My friends and I got together today for lunch. We all have matching bracelets. All crosses. My friend says they are a beautiful touch stone for our friendships, built on faith and wrapped around all of our lives. Which of course I love and felt I needed to commemorate.
I took a picture. But we all agreed we didn’t like the picture because our hands looked “old”.
That’s right. Our hands. So we took another with our hands facing up.
I actually like the hands up. Ready to receive. Open. Anticipating God’s blessings and abundance.
When did we start worrying about our hands looking “old”?
Of course, we also talked about our bodies and how they are changing and how we want to eat better, work out more, all the things friends discuss as they get older.
I read an article recently that is floating around the internet in which the writer tells us to never talk about weight in front of our kids, never say you feel “fat”, don’t have a scale, bake cookies with 6 sticks of butter in honor of your grandmother and DON’T MENTION THE BUTTER, enjoy them with your kids, live life, have fun, don’t count calories, etc. She says we should never talk about our bodies, we should never talk about our daughter’s bodies and we should never mention anything about another woman’s body, ever.
The article made me mad. Because honestly, I’ve failed at each thing she mentioned. So this was my response… Well, isn’t that nice? You are probably naturally thin and either have no kids or have thin young kids…meaning younger than 10. Because like it or not, once we hit a certain age, people will talk about weight and diets and food and calories and they certainly won’t turn a blind eye to 6 sticks of butter. I mean, let’s be honest…should we? Gross.
Then I realized maybe I just felt bad because I wish I hadn’t failed at all of those things. And it made me realize that I’m lashing out at her because even though she seems idealistic and a little judgmental, she’s right. Those are good ideas.
It’s just that as a woman, I’ve felt fat and thin and tired and sometimes hungry and sometimes stuffed. I’ve tried diets and cleanses and lifestyle changes and I’ve run and lifted weights and done yoga. I’ve eaten out of boredom, anger, and worry. I’ve lost and gained and worn jeans that cut off my circulation. I’ve fought with my body and with my image of my body and with my expectations and with my desire to have rock hard abs. I’ve wrestled.
The truth is, I’m human. And I’m human in front of my kids. I’m hoping in the long run they will understand me and love me for this. Of course I don’t berate myself in front of them but they’ve seen the juicer. I mean, who are we kidding, they’ve seen me count points and they’ve suffered through my “all natural” phase.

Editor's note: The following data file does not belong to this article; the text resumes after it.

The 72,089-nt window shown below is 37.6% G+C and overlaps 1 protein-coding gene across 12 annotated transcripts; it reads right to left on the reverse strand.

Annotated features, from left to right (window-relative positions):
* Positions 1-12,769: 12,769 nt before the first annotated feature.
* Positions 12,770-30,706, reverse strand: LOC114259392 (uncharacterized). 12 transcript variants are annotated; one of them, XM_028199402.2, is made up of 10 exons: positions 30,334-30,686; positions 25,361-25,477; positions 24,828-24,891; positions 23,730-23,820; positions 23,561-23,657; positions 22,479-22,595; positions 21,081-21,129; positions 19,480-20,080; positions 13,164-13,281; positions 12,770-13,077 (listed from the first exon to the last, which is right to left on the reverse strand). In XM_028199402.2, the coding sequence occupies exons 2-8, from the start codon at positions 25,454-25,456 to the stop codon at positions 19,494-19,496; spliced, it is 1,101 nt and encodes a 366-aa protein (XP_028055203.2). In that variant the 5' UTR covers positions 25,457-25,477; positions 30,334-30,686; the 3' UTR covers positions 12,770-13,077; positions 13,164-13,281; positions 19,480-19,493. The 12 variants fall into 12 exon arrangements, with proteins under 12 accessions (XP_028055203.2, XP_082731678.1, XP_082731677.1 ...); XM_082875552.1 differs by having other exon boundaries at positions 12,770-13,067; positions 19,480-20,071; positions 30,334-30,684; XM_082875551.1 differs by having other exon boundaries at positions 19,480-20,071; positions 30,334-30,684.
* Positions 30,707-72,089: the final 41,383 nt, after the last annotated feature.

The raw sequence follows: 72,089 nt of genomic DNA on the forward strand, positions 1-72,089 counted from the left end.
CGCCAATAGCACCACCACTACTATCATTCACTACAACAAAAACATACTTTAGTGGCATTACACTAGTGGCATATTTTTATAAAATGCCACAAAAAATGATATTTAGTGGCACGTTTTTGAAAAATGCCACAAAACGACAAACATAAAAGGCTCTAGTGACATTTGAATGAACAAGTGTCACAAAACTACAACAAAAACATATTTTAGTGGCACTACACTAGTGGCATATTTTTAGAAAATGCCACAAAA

I do want to be positive for my kids. I want to honor my body and model healthy acceptance of what God gave me. I shouldn’t expect perfection for me or for anyone else. So while I won’t be eating 6 sticks of butter anytime soon, next time instead of hiding with my pound of M&Ms, I will share. And then I won’t complain about all the M&Ms I just ate.
As Maya Angelou says, “Everything in moderation…even moderation in moderation.” Amen?
It’s a difficult thing for all women. I can’t tell you how to talk to your daughter or what to eat or how to honor your body. I just know it should be honored. But how do we do that?
Let’s start where we should always start…in prayer.
Lord, help me. I have failed miserably when it comes to body acceptance and being a model of kindness to self. I am sorry. Help me to be positive and healthy – mind, body, and soul. I appreciate the body you have given me. I actually feel like I should write it a note so here goes.
Body, thank you for being there for me. Thanks for getting me up that rope in gym class and thank you for all of those glorious bike rides. Thank you for the way you have carried me in the water and the way you can jump on a trampoline and oh gosh, thank you so much for the skiing and the climbing. Thanks for all of the walks to and from school and the subway and the bus and all over campus. Thank you for carrying me and allowing me the joy of holding my babies. Thanks for my babies. Thanks for the years of running and the yoga. Thank you for the yoga. The bending and stretching and breathing. Yes, thank you for the breath. And thank you for the way you hug and they way you love and the way you sense the world around us. Thank you for the belly laughs and the butterflies and the goosebumps. Thank you for sending warning signs when I’m not well, thank you for recovering. I’m sorry for the abuse, physical and emotional…I’m sorry about the fried food and the beer and the wine and all that chocolate. I’m sorry for the over indulging so many times, thank you for hanging in there. Oh gosh, sorry about the sun – I regret the iodine and baby oil and tin foil. Sorry about the blisters. At times, I have taken you for granted and criticized and been downright unappreciative. But no more. I will honor you.
Same goes for my hands. I’m sorry we were critical of you today. Thanks for the years of shaking and reaching and holding. Thanks for the ability to touch and feel and pray. Thanks for the snapping and pointing and waving. Thank you for all the “hello’s” and all the “good-bye’s”.
Lord, give me eyes to see the wonder and beauty of my body and my hands. Give me a heart full of gratitude. Help me to remember that years and experience only enhance beauty. And that Joy on the inside makes you glow on the outside. Help me to teach my kids about that kind of beauty…the glowing from the inside out kind. The kind that never fades.
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